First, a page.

As 2018 approaches, CNBC draws attention to the possible line of behavior of central banks in the United States, the eurozone, the UK and Japan in the new year.
Fed: three or more rate hikes
Given U.S. economic performance in 2017, analysts expect at least three rate hikes next year.
Andy Cates, an economist at Nomura, believes the Fed could make more increases if companies begin to increase investment, given that there is "a very good tailwind for corporate investment."
Nick Gartside, chief investment officer at JP Morgan Asset Management, said: "Fundamental factors in the US still look stable, PMI remains high, consumer confidence is growing, labor market conditions continue to show an increase to new cycle highs."
ECB: raising rates before the end of quantitative easing?
The eurozone is experiencing one of the best periods after the financial crisis, with growth rates in excess of US growth.
In the III quarter of 2017, the eurozone economy grew by 0.6% compared with the previous quarter and by 2.5% year on year.
Currently, markets do not expect interest rates to increase in 2018, and the ECB still has the opportunity to increase incentives if economic conditions change.
In October, the ECB announced a reduction in monthly purchases from 60 billion euros to 30 billion euros from January to September.
Cates from Nomura believes that core inflation in 2018 will be higher compared to central bank forecasts. If it becomes a reality, it will force the bank to increase incentives again.
However, Cates warned that political instability could negatively impact the economy. The upcoming elections in Italy in the first half of 2018 are considered a potential risk due to the growing influence of populist parties.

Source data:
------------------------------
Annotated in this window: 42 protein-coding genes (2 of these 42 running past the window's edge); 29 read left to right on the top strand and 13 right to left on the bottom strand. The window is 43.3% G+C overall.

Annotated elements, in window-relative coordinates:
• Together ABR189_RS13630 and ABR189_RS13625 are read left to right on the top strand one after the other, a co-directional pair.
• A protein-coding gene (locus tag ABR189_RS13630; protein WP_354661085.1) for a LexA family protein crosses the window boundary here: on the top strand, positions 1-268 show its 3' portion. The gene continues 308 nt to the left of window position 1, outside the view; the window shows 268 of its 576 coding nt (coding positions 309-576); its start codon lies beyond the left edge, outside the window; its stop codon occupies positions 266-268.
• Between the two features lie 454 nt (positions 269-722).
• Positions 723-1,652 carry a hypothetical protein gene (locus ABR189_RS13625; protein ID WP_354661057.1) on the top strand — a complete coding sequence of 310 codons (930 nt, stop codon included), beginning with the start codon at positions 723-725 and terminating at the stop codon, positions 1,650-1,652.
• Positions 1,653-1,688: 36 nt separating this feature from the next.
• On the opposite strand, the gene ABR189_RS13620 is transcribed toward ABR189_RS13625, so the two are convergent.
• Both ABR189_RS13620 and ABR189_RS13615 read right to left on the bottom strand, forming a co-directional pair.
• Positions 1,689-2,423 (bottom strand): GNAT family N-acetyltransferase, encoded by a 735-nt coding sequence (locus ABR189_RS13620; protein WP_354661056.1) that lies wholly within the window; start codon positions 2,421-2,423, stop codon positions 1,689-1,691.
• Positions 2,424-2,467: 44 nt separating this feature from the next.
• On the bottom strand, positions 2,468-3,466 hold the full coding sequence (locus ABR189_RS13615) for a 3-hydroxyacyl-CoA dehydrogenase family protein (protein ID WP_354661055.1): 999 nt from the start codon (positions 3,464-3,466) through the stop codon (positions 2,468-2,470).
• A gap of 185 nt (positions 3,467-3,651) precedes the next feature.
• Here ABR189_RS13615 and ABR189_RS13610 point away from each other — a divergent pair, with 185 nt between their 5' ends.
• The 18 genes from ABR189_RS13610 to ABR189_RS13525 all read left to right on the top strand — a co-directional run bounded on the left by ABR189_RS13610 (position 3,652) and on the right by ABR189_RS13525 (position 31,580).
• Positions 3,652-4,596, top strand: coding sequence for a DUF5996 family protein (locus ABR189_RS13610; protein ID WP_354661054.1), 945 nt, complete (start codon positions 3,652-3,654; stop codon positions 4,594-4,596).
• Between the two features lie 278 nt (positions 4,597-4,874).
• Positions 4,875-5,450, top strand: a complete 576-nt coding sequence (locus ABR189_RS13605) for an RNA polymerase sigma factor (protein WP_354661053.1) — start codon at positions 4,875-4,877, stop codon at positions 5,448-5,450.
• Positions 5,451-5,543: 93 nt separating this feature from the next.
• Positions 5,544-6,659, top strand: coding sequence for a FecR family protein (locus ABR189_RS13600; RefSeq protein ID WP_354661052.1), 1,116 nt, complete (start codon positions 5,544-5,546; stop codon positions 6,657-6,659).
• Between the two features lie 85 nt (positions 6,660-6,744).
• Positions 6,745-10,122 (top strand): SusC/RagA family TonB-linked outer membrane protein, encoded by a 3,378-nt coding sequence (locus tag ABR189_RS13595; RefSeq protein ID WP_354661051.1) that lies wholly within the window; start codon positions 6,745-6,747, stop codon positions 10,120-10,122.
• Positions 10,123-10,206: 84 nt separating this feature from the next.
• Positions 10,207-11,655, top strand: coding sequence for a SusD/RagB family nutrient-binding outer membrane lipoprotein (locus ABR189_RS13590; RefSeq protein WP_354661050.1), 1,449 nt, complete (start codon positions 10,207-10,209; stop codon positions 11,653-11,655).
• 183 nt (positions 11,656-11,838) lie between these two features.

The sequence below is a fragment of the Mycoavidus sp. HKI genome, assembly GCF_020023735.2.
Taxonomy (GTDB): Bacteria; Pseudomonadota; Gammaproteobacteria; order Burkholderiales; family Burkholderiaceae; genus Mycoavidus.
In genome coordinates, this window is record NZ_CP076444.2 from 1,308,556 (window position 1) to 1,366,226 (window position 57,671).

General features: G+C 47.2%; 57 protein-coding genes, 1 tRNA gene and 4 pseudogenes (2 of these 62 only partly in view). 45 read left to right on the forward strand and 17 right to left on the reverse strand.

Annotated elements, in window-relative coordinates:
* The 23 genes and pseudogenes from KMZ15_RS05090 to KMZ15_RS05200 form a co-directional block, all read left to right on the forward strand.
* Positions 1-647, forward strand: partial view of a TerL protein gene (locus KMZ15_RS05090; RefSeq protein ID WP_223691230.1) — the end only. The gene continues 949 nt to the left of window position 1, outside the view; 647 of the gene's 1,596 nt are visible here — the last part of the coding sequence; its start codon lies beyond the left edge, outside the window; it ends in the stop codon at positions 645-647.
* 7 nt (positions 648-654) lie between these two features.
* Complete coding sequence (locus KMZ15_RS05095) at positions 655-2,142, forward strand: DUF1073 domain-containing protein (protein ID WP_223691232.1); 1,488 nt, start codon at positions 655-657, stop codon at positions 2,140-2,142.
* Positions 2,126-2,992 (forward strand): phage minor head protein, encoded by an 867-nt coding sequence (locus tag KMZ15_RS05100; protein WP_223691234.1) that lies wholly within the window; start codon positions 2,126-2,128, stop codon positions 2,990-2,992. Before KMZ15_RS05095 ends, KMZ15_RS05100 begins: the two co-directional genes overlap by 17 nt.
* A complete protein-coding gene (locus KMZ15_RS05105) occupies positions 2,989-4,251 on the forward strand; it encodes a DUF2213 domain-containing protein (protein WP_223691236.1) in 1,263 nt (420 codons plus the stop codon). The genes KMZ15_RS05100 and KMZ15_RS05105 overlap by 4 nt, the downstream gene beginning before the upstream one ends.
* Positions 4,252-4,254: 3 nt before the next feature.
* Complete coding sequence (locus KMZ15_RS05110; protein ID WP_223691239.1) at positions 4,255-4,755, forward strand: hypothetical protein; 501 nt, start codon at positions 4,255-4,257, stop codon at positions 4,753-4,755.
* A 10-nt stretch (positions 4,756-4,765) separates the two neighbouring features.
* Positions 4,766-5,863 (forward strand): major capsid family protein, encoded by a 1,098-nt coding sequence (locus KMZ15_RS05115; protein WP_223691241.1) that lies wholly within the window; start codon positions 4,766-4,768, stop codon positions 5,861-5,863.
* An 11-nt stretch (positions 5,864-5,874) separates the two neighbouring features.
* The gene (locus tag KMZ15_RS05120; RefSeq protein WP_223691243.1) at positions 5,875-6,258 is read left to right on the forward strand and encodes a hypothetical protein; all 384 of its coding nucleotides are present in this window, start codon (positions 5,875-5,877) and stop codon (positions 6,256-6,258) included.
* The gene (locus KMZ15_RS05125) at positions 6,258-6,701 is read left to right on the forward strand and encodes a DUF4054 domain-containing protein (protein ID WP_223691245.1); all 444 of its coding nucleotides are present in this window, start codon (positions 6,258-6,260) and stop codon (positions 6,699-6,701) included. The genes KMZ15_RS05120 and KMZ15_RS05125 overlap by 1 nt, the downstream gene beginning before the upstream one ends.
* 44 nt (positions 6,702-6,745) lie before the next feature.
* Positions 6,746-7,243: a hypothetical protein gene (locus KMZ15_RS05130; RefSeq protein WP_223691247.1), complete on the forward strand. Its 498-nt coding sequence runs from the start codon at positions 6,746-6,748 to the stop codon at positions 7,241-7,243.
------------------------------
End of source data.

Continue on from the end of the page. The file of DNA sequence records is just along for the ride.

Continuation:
Bank of England: despite Brexit, two rate hikes
The Bank of England announced its first rate hike in more than 10 years in November. This happened amid strong inflationary pressures and low unemployment.
He also announced his intention to gradually tighten monetary policy in the coming years.
Thus, the markets are preparing for another rate increase next year, but Case and Gartside believe that in 2018 two rate increases can be expected.
One of the key factors for the central bank is Brexit.
At the moment, the decision of the UK to leave the EU has mainly led to the fall of the pound. However, given that negotiations are likely to continue through 2018, Cates believes that Brexit will not create economic uncertainty in the short term and BoE will be able to focus on an economy that is better than expected from the preliminary polls before Brexit.
Nevertheless, Gartside believes that it is necessary to control the situation with Brexit.
Bank of Japan: Cruise Control
Given the low inflationary pressures, the Bank of Japan is in no hurry to tighten its policy.
The short-term interest rate of the central bank is minus 0.1%, and the rate for 10-year yield on government bonds is 0%.
"As long as the current inflationary environment persists, it is unlikely that the Bank of Japan will seek to carry out rate hikes, since it is trying to avoid the appreciation of the Japanese yen," Gartside said.
Cates also added that with respect to BoJ, it is easiest to make predictions when it comes to his actions in 2018.
“No cancellation of incentives,” he said.
According to a report released in October, Japan's consumer price index in 2017-2018. grow by 0.8% – lower than the previous forecast of growth of 1.1%.